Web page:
"Cyclist's friend writes to minister: My friend is dead," by Koh Hui Theng. The New Paper, 22 Aug 2012.
SINGAPORE - Shaken by his friend's death, Mr Stephen Choy wrote an open letter to Transport Minister Lui Tuck Yew on Saturday.
"My friend is dead," he said.
"If only I had written this letter earlier, Freddy might still be able to cycle with me in the next Ironman race.
"You see, he died pursuing his hobby."
On Saturday morning, bank employee Freddy Khoo, 48, was cycling with two friends along Loyang Avenue when a lorry collided with them.
A police spokesman said Mr Khoo was the last among the trio to be hit. His buddies suffered abrasions and did not require hospitalisation.
But Mr Khoo had severe injuries and was sent to Changi General Hospital, where he later died.
He leaves behind his pregnant wife Tiffany and a six-year-old son.
An avid triathlete, MrKhoo had taken part in several half-Ironman races. He is a member of different cycling groups including Team Cychos.
On weekends, he would usually start cycling around 6.30am or 7am, Mr Choy, his friend and fellow Team Cychos member, told The New Paper.
Mr Choy, who works in advertising, had passed the accident spot that very morning - he had been in a car heading to Changi Village for breakfast.
"I whipped out my iPad when I saw the wreckage and posted a message on (social network) Facebook to remind all my friends to cycle safe. Within minutes, I received the tragic news, Fred was down," he added.
"The wreckage was that of my friend's."
Speaking to TNP before he attended the wake last night, Mr Choy, 47, recalled: "Looking at the wreckage, at how small the bike had been crushed to... for it to be crushed to that condition, I knew he had been run over.
"Fred did not stand a chance. I heard he was hit from the back."
That was why Mr Choy was moved to pen the letter, which he also sent to Prime Minister Lee Hsien Loong and to his MPs in East Coast GRC.
In it, he implored the authorities to do something to make the roads safer.
"From 2008 to 2011, there were a total of 70 cyclists killed. That is a horrifying average of 1.46 cyclists killed a month," he wrote in his letter.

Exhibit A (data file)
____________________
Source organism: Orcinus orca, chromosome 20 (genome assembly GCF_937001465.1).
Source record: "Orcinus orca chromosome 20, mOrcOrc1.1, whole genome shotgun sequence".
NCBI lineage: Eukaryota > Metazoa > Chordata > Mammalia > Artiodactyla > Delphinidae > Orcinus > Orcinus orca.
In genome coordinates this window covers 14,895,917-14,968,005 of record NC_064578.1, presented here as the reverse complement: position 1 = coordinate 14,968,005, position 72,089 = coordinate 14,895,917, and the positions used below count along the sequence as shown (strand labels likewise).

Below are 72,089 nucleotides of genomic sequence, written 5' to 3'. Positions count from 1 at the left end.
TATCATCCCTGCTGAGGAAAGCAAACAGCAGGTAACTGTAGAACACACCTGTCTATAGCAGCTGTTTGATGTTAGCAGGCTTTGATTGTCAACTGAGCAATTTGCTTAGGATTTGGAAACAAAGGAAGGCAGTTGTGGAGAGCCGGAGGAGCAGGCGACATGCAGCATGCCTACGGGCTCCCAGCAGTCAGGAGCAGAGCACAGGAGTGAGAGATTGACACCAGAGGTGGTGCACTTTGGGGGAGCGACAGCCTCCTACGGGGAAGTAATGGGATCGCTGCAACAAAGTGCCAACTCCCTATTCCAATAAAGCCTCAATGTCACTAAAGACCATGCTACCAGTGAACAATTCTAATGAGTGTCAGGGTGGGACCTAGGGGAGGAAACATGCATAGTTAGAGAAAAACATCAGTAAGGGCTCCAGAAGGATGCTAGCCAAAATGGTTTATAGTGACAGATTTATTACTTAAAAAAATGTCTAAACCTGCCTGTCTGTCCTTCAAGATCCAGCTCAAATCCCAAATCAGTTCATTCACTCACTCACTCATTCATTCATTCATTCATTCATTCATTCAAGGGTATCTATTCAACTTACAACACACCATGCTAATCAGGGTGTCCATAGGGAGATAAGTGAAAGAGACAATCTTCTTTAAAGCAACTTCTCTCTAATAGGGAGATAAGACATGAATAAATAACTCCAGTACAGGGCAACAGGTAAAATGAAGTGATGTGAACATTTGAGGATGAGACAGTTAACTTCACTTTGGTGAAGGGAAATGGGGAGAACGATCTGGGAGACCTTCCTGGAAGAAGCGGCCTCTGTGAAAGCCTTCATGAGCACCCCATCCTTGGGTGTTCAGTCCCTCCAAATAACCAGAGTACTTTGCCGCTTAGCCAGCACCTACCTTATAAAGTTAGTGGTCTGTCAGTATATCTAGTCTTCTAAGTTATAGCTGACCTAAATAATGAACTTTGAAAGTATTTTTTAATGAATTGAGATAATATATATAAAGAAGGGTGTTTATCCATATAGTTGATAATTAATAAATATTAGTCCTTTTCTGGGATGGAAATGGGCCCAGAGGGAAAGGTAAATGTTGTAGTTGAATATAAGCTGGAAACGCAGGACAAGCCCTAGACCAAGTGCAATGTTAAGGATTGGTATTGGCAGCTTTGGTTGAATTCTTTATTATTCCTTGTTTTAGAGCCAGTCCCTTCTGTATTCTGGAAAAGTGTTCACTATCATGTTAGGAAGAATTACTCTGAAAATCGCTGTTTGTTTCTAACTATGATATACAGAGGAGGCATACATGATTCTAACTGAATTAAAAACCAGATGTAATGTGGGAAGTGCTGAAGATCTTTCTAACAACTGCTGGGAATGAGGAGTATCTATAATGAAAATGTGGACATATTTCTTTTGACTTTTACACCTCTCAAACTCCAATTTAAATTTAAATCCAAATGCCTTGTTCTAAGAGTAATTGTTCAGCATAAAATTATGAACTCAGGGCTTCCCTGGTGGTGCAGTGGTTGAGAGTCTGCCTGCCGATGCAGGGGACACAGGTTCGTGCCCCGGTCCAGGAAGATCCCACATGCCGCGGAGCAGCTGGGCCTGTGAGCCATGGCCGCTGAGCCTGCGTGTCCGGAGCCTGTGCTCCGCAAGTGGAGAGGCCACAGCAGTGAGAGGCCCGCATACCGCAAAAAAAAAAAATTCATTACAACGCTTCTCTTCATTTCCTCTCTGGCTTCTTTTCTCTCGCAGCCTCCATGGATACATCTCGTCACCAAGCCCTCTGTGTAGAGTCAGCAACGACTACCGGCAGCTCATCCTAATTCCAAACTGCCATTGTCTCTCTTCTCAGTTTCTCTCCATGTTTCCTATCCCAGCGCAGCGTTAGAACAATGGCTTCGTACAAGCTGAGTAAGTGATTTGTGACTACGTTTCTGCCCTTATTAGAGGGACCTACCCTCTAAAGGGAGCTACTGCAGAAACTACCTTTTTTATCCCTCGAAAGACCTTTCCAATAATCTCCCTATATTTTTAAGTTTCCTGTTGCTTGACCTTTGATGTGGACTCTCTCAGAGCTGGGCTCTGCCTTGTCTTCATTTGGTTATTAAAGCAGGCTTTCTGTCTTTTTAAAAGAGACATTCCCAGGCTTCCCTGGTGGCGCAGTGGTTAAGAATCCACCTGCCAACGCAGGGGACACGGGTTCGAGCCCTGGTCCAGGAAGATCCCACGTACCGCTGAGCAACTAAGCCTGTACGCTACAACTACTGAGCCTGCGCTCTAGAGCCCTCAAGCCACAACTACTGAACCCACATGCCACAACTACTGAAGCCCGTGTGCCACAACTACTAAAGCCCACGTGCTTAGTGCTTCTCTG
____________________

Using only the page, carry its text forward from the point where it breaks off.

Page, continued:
"Sadly, that is not enough to spur your ministry into action to make the roads safer for cyclists." While both cyclists and motorists have a part to play in making the roads safer, Mr Choy said that government assistance was also needed to help reduce fatalities.
He cited the debate about introducing cycling lanes and quoted a Land Transport Authority spokesman as saying this would give cyclists a false sense of security. (It was Mr Lui who said this in reply to a question in Parliament in March.)
"I was flabbergasted by this flippant and dismissive response... If NParks is able to build 300km of park connectors, surely the LTA is capable of painting a 1.5m lane on our roads...
"Are cyclists not worth that?" he asked. "Surely Freddy and the deaths of 70 other cyclists deserve an urgent re-look at how to make our roads safer."
Mr Choy suggested a pilot scheme to paint only the more popular (and dangerous) cycling routes - Neo Tew Avenue, Mandai Road, Changi Coastal Road, Upper Thompson Road, West Coast Highway.
But he admitted that he does not think anything will come of his action.
"I'm not the first to write this... Hopefully, enough people will circulate it and it'll be enough for them (the authorities) to act."
When TNP visited Mr Khoo's wake, his wife declined to speak to the media. Dressed in white, she cried as she spoke to those who came to pay their respects.
Several men wearing white sat silently at the back of the void deck, staring into space.
A bespectacled man seemed surprised when told about Mr Choy's open letter.
He said: "The authorities should do something about this and improve road safety."
Upon hearing the conversation, another man walked up to talk about the lorry driver, who has been arrested and is helping the police in their investigations.
Mr Choy, who has known Mr Khoo since 2009, usually cycles in the Changi-Loyang area at 5am. He said Mr Khoo preferred to start later, at around 7am.
But that was when traffic would get heavier in the area, with "a lot of trucks zooming towards the cargo complex".
Adding that Mr Khoo had been training for a triathlon, Mr Choy said: "I've raced with Fred twice in Aviva events. It's sad that I won't get the chance to do so any more."